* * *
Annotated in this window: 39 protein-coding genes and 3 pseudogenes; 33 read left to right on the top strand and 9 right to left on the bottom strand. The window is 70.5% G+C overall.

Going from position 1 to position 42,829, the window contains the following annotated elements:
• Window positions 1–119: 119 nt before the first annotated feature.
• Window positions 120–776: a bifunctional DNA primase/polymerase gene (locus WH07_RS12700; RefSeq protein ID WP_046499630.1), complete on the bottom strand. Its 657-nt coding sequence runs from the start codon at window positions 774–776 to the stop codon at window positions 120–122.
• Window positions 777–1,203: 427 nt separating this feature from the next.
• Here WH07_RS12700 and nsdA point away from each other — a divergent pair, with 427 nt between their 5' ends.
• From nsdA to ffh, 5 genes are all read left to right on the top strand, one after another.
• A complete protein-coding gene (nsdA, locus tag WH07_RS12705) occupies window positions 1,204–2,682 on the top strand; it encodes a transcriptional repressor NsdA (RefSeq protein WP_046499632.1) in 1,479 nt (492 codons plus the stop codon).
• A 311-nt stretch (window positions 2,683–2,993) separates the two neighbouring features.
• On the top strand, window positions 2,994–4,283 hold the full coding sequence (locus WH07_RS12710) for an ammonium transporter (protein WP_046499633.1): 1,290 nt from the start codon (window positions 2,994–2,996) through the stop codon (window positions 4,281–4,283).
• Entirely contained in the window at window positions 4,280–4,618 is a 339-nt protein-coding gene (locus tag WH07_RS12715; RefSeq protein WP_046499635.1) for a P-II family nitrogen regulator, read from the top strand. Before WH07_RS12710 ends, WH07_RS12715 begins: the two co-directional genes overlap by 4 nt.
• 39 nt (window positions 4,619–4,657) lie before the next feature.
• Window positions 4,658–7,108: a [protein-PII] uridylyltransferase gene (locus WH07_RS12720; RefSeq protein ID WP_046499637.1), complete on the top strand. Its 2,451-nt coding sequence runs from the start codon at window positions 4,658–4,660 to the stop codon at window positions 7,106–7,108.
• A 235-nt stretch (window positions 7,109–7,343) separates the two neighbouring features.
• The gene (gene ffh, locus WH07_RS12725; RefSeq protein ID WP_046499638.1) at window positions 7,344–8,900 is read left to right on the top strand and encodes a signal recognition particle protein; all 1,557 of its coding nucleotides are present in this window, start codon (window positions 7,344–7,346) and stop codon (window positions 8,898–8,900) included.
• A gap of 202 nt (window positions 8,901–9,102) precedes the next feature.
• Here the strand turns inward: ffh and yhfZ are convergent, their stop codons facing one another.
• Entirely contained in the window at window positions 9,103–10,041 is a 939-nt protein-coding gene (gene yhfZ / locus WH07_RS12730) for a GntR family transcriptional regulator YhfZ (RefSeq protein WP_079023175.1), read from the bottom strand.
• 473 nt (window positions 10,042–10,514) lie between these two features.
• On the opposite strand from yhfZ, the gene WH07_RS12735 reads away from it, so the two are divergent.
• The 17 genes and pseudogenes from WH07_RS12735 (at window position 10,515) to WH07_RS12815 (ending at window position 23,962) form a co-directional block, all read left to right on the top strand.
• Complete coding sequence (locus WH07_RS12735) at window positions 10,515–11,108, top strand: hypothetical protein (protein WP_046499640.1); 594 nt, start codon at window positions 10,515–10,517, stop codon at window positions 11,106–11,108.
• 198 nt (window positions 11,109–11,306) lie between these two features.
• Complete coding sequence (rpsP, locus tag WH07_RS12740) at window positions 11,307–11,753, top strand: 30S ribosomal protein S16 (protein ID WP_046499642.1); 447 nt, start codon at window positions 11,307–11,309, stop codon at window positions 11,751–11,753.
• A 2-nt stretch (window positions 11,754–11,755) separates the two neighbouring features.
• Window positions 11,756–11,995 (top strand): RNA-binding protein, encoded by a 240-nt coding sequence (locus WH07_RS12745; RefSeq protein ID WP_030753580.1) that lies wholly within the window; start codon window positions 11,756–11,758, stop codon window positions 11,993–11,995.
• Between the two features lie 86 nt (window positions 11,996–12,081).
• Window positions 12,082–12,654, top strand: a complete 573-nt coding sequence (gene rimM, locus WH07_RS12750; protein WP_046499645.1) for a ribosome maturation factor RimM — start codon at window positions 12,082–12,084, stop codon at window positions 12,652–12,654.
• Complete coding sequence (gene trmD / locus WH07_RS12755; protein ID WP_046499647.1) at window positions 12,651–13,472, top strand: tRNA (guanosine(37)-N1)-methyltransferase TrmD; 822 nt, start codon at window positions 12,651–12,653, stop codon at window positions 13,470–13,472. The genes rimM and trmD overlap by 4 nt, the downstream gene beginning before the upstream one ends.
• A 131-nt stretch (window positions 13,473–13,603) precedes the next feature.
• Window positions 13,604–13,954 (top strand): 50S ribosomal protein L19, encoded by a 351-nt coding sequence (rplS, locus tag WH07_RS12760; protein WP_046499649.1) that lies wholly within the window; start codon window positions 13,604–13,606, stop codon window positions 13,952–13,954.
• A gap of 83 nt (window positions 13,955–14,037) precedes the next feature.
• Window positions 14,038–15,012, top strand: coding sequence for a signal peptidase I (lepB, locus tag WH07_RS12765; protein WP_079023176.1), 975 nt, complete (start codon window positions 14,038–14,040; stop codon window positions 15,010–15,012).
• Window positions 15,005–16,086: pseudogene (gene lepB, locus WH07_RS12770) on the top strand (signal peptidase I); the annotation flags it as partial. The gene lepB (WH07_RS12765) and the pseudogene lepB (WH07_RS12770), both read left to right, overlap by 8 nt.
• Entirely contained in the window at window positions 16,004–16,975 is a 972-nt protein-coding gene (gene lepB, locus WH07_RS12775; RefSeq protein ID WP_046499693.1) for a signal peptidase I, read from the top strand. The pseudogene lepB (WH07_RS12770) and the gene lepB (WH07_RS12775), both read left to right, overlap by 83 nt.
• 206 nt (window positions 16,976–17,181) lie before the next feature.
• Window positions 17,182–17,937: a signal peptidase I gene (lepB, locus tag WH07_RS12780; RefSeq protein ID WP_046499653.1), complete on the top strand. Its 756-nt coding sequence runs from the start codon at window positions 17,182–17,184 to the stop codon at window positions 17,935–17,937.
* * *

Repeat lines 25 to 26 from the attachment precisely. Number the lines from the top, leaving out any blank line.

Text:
• A 2-nt stretch (window positions 11,754–11,755) separates the two neighbouring features.
• Window positions 11,756–11,995 (top strand): RNA-binding protein, encoded by a 240-nt coding sequence (locus WH07_RS12745; RefSeq protein ID WP_030753580.1) that lies wholly within the window; start codon window positions 11,756–11,758, stop codon window positions 11,993–11,995.